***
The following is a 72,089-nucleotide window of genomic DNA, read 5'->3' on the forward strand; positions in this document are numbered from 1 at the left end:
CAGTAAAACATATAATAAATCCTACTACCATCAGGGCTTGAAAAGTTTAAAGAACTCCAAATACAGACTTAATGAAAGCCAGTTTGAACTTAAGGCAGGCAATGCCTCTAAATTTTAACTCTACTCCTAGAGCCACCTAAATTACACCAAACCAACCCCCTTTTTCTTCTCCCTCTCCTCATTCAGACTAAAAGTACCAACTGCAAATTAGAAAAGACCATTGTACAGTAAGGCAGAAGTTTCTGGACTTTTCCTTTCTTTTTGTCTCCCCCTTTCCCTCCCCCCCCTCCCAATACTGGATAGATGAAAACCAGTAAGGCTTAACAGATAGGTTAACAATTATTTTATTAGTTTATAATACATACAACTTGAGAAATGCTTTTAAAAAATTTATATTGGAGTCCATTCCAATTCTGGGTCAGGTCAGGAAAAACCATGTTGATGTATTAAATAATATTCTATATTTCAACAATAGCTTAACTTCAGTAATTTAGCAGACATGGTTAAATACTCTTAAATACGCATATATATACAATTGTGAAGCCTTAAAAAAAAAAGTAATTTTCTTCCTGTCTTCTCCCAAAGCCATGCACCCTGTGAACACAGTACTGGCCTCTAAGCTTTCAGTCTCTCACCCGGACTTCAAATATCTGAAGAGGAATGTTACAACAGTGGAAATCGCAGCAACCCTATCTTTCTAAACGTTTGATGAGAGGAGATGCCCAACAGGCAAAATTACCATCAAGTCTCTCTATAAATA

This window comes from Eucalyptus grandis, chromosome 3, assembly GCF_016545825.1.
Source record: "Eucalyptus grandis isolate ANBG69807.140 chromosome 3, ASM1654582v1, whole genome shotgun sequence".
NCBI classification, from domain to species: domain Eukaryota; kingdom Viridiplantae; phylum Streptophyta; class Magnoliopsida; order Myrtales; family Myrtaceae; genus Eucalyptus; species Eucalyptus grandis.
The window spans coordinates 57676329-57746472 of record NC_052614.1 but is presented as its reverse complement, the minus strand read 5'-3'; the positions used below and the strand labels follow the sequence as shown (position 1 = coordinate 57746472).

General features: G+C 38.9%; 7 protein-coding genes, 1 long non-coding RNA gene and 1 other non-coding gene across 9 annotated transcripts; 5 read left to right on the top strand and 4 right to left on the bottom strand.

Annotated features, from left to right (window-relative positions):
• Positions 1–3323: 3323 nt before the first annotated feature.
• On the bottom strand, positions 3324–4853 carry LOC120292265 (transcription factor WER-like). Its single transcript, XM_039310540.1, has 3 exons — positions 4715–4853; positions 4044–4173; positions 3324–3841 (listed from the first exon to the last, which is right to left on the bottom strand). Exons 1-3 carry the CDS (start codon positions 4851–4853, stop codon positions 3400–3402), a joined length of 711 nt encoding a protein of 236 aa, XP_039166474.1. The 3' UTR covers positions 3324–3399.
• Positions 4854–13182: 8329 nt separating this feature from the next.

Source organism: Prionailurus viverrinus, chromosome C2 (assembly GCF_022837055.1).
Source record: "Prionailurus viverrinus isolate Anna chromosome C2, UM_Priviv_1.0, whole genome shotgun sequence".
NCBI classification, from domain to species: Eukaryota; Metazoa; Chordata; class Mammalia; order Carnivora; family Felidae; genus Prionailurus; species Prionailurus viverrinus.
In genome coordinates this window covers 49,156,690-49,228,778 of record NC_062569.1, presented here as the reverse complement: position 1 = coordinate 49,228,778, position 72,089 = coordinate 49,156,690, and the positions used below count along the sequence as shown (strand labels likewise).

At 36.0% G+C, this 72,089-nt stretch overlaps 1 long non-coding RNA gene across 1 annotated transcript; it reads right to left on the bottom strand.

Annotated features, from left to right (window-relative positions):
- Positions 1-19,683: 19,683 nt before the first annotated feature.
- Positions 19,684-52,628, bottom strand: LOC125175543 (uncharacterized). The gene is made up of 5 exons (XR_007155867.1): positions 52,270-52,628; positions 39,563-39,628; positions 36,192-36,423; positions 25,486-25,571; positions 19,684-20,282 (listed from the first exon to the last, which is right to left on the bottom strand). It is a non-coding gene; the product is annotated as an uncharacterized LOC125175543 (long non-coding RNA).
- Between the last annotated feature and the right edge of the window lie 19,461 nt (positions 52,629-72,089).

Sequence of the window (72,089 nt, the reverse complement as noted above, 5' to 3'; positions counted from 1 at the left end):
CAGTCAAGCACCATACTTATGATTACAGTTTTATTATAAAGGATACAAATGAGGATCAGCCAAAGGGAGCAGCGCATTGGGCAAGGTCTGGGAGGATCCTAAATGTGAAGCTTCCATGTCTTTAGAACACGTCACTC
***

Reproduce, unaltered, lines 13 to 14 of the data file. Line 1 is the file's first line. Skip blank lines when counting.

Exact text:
Source record: "Prionailurus viverrinus isolate Anna chromosome C2, UM_Priviv_1.0, whole genome shotgun sequence".
NCBI classification, from domain to species: Eukaryota; Metazoa; Chordata; class Mammalia; order Carnivora; family Felidae; genus Prionailurus; species Prionailurus viverrinus.